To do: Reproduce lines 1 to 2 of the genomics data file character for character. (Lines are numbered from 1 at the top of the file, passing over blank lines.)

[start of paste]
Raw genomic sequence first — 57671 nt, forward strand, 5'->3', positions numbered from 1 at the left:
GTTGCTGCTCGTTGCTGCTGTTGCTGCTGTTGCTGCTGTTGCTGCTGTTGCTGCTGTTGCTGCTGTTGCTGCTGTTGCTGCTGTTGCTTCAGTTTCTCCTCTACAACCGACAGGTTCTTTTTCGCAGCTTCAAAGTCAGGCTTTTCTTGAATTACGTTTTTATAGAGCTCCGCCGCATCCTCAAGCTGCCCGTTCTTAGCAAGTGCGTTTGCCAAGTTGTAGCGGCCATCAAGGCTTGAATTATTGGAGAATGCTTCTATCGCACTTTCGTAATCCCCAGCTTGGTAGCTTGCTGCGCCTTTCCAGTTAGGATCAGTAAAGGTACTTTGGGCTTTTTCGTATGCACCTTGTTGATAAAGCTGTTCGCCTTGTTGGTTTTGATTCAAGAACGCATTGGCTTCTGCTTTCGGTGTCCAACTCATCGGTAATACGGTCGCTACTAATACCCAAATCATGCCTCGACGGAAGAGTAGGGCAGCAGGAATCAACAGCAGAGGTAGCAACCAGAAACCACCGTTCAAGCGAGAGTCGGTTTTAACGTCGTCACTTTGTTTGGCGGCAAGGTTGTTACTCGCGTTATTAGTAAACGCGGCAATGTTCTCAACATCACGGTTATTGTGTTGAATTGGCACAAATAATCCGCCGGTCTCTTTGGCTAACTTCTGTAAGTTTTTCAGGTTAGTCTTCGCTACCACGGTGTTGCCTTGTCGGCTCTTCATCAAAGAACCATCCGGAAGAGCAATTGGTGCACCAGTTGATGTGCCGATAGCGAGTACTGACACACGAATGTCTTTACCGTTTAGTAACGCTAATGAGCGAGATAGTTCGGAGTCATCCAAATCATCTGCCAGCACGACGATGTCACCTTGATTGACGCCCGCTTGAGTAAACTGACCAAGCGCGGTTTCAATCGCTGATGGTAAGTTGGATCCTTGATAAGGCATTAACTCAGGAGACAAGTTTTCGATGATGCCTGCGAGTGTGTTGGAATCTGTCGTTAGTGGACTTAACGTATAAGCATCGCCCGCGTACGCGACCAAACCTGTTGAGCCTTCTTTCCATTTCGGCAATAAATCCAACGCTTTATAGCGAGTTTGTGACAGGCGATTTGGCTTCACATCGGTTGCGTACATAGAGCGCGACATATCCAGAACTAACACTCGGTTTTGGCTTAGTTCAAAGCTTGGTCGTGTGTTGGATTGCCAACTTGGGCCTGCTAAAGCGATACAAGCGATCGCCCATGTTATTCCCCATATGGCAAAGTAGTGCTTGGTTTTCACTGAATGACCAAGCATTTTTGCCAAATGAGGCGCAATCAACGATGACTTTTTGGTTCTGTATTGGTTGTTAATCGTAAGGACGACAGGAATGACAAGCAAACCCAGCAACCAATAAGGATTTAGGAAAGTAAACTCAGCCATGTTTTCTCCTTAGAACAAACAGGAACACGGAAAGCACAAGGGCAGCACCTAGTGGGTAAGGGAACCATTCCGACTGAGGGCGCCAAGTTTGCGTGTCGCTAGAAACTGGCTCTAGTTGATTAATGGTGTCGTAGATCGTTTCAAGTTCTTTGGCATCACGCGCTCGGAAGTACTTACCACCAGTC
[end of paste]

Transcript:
Raw genomic sequence first — 57671 nt, forward strand, 5'->3', positions numbered from 1 at the left:
GTTGCTGCTCGTTGCTGCTGTTGCTGCTGTTGCTGCTGTTGCTGCTGTTGCTGCTGTTGCTGCTGTTGCTGCTGTTGCTGCTGTTGCTTCAGTTTCTCCTCTACAACCGACAGGTTCTTTTTCGCAGCTTCAAAGTCAGGCTTTTCTTGAATTACGTTTTTATAGAGCTCCGCCGCATCCTCAAGCTGCCCGTTCTTAGCAAGTGCGTTTGCCAAGTTGTAGCGGCCATCAAGGCTTGAATTATTGGAGAATGCTTCTATCGCACTTTCGTAATCCCCAGCTTGGTAGCTTGCTGCGCCTTTCCAGTTAGGATCAGTAAAGGTACTTTGGGCTTTTTCGTATGCACCTTGTTGATAAAGCTGTTCGCCTTGTTGGTTTTGATTCAAGAACGCATTGGCTTCTGCTTTCGGTGTCCAACTCATCGGTAATACGGTCGCTACTAATACCCAAATCATGCCTCGACGGAAGAGTAGGGCAGCAGGAATCAACAGCAGAGGTAGCAACCAGAAACCACCGTTCAAGCGAGAGTCGGTTTTAACGTCGTCACTTTGTTTGGCGGCAAGGTTGTTACTCGCGTTATTAGTAAACGCGGCAATGTTCTCAACATCACGGTTATTGTGTTGAATTGGCACAAATAATCCGCCGGTCTCTTTGGCTAACTTCTGTAAGTTTTTCAGGTTAGTCTTCGCTACCACGGTGTTGCCTTGTCGGCTCTTCATCAAAGAACCATCCGGAAGAGCAATTGGTGCACCAGTTGATGTGCCGATAGCGAGTACTGACACACGAATGTCTTTACCGTTTAGTAACGCTAATGAGCGAGATAGTTCGGAGTCATCCAAATCATCTGCCAGCACGACGATGTCACCTTGATTGACGCCCGCTTGAGTAAACTGACCAAGCGCGGTTTCAATCGCTGATGGTAAGTTGGATCCTTGATAAGGCATTAACTCAGGAGACAAGTTTTCGATGATGCCTGCGAGTGTGTTGGAATCTGTCGTTAGTGGACTTAACGTATAAGCATCGCCCGCGTACGCGACCAAACCTGTTGAGCCTTCTTTCCATTTCGGCAATAAATCCAACGCTTTATAGCGAGTTTGTGACAGGCGATTTGGCTTCACATCGGTTGCGTACATAGAGCGCGACATATCCAGAACTAACACTCGGTTTTGGCTTAGTTCAAAGCTTGGTCGTGTGTTGGATTGCCAACTTGGGCCTGCTAAAGCGATACAAGCGATCGCCCATGTTATTCCCCATATGGCAAAGTAGTGCTTGGTTTTCACTGAATGACCAAGCATTTTTGCCAAATGAGGCGCAATCAACGATGACTTTTTGGTTCTGTATTGGTTGTTAATCGTAAGGACGACAGGAATGACAAGCAAACCCAGCAACCAATAAGGATTTAGGAAAGTAAACTCAGCCATGTTTTCTCCTTAGAACAAACAGGAACACGGAAAGCACAAGGGCAGCACCTAGTGGGTAAGGGAACCATTCCGACTGAGGGCGCCAAGTTTGCGTGTCGCTAGAAACTGGCTCTAGTTGATTAATGGTGTCGTAGATCGTTTCAAGTTCTTTGGCATCACGCGCTCGGAAGTACTTACCACCAGTC